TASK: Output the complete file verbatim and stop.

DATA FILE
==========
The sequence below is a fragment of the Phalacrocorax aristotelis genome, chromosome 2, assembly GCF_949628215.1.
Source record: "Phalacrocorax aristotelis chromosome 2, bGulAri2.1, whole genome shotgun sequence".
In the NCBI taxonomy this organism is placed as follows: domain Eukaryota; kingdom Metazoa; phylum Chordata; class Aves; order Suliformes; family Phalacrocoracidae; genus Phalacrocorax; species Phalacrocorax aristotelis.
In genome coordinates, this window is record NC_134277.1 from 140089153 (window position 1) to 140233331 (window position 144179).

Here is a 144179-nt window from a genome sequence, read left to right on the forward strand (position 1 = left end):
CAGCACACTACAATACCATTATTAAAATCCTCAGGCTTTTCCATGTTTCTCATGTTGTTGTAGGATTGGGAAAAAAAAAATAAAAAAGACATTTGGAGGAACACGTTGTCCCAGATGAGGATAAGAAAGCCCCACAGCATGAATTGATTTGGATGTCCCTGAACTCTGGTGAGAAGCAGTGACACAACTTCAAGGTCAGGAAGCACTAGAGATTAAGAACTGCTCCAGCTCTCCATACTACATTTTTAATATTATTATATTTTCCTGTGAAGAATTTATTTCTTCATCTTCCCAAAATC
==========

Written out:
The sequence below is a fragment of the Phalacrocorax aristotelis genome, chromosome 2, assembly GCF_949628215.1.
Source record: "Phalacrocorax aristotelis chromosome 2, bGulAri2.1, whole genome shotgun sequence".
In the NCBI taxonomy this organism is placed as follows: domain Eukaryota; kingdom Metazoa; phylum Chordata; class Aves; order Suliformes; family Phalacrocoracidae; genus Phalacrocorax; species Phalacrocorax aristotelis.
In genome coordinates, this window is record NC_134277.1 from 140089153 (window position 1) to 140233331 (window position 144179).

Here is a 144179-nt window from a genome sequence, read left to right on the forward strand (position 1 = left end):
CAGCACACTACAATACCATTATTAAAATCCTCAGGCTTTTCCATGTTTCTCATGTTGTTGTAGGATTGGGAAAAAAAAAATAAAAAAGACATTTGGAGGAACACGTTGTCCCAGATGAGGATAAGAAAGCCCCACAGCATGAATTGATTTGGATGTCCCTGAACTCTGGTGAGAAGCAGTGACACAACTTCAAGGTCAGGAAGCACTAGAGATTAAGAACTGCTCCAGCTCTCCATACTACATTTTTAATATTATTATATTTTCCTGTGAAGAATTTATTTCTTCATCTTCCCAAAATC